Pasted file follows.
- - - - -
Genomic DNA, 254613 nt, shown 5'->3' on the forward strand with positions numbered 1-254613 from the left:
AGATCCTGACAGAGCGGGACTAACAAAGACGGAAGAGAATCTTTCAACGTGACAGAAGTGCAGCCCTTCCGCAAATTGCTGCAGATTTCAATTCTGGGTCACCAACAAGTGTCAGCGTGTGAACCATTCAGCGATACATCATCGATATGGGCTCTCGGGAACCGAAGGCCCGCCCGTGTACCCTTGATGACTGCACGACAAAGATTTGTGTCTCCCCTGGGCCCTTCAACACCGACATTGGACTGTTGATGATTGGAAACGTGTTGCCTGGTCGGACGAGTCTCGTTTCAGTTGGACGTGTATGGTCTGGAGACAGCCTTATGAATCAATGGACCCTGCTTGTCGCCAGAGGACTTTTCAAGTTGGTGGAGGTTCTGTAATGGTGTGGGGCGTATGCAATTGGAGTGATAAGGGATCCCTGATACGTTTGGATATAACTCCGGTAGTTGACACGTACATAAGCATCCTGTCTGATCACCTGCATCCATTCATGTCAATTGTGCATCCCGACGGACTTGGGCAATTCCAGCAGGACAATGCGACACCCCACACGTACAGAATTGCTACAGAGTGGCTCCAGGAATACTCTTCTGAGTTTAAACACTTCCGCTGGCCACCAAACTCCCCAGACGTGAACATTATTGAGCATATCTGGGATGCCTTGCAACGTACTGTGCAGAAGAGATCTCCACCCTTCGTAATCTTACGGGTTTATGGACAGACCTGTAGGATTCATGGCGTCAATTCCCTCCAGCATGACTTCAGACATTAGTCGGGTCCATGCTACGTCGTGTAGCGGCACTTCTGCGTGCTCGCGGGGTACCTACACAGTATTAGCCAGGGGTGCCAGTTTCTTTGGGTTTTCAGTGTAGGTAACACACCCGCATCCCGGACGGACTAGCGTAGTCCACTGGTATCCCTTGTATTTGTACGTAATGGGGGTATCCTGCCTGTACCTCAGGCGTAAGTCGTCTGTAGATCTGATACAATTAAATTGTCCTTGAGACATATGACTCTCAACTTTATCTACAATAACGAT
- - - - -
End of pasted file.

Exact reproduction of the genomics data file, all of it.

Genomic DNA, 254613 nt, shown 5'->3' on the forward strand with positions numbered 1-254613 from the left:
AGATCCTGACAGAGCGGGACTAACAAAGACGGAAGAGAATCTTTCAACGTGACAGAAGTGCAGCCCTTCCGCAAATTGCTGCAGATTTCAATTCTGGGTCACCAACAAGTGTCAGCGTGTGAACCATTCAGCGATACATCATCGATATGGGCTCTCGGGAACCGAAGGCCCGCCCGTGTACCCTTGATGACTGCACGACAAAGATTTGTGTCTCCCCTGGGCCCTTCAACACCGACATTGGACTGTTGATGATTGGAAACGTGTTGCCTGGTCGGACGAGTCTCGTTTCAGTTGGACGTGTATGGTCTGGAGACAGCCTTATGAATCAATGGACCCTGCTTGTCGCCAGAGGACTTTTCAAGTTGGTGGAGGTTCTGTAATGGTGTGGGGCGTATGCAATTGGAGTGATAAGGGATCCCTGATACGTTTGGATATAACTCCGGTAGTTGACACGTACATAAGCATCCTGTCTGATCACCTGCATCCATTCATGTCAATTGTGCATCCCGACGGACTTGGGCAATTCCAGCAGGACAATGCGACACCCCACACGTACAGAATTGCTACAGAGTGGCTCCAGGAATACTCTTCTGAGTTTAAACACTTCCGCTGGCCACCAAACTCCCCAGACGTGAACATTATTGAGCATATCTGGGATGCCTTGCAACGTACTGTGCAGAAGAGATCTCCACCCTTCGTAATCTTACGGGTTTATGGACAGACCTGTAGGATTCATGGCGTCAATTCCCTCCAGCATGACTTCAGACATTAGTCGGGTCCATGCTACGTCGTGTAGCGGCACTTCTGCGTGCTCGCGGGGTACCTACACAGTATTAGCCAGGGGTGCCAGTTTCTTTGGGTTTTCAGTGTAGGTAACACACCCGCATCCCGGACGGACTAGCGTAGTCCACTGGTATCCCTTGTATTTGTACGTAATGGGGGTATCCTGCCTGTACCTCAGGCGTAAGTCGTCTGTAGATCTGATACAATTAAATTGTCCTTGAGACATATGACTCTCAACTTTATCTACAATAACGAT